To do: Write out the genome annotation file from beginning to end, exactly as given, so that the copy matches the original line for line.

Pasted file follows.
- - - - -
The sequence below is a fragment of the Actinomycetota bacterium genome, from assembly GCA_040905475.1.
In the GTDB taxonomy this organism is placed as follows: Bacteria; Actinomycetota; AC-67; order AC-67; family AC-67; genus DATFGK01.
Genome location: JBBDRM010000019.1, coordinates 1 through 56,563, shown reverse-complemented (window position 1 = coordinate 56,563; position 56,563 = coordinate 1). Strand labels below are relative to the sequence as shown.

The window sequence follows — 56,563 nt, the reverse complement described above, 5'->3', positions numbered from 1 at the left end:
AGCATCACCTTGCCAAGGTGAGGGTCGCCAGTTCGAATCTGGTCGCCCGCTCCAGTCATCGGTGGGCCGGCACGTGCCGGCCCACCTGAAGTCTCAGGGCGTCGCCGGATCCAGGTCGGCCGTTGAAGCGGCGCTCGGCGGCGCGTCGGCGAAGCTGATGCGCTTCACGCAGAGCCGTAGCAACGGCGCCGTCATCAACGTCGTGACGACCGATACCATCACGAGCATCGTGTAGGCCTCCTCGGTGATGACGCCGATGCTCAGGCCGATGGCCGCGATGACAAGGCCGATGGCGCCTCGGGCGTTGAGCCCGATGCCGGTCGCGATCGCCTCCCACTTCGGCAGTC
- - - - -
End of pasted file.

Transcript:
The sequence below is a fragment of the Actinomycetota bacterium genome, from assembly GCA_040905475.1.
In the GTDB taxonomy this organism is placed as follows: Bacteria; Actinomycetota; AC-67; order AC-67; family AC-67; genus DATFGK01.
Genome location: JBBDRM010000019.1, coordinates 1 through 56,563, shown reverse-complemented (window position 1 = coordinate 56,563; position 56,563 = coordinate 1). Strand labels below are relative to the sequence as shown.

The window sequence follows — 56,563 nt, the reverse complement described above, 5'->3', positions numbered from 1 at the left end:
AGCATCACCTTGCCAAGGTGAGGGTCGCCAGTTCGAATCTGGTCGCCCGCTCCAGTCATCGGTGGGCCGGCACGTGCCGGCCCACCTGAAGTCTCAGGGCGTCGCCGGATCCAGGTCGGCCGTTGAAGCGGCGCTCGGCGGCGCGTCGGCGAAGCTGATGCGCTTCACGCAGAGCCGTAGCAACGGCGCCGTCATCAACGTCGTGACGACCGATACCATCACGAGCATCGTGTAGGCCTCCTCGGTGATGACGCCGATGCTCAGGCCGATGGCCGCGATGACAAGGCCGATGGCGCCTCGGGCGTTGAGCCCGATGCCGGTCGCGATCGCCTCCCACTTCGGCAGTC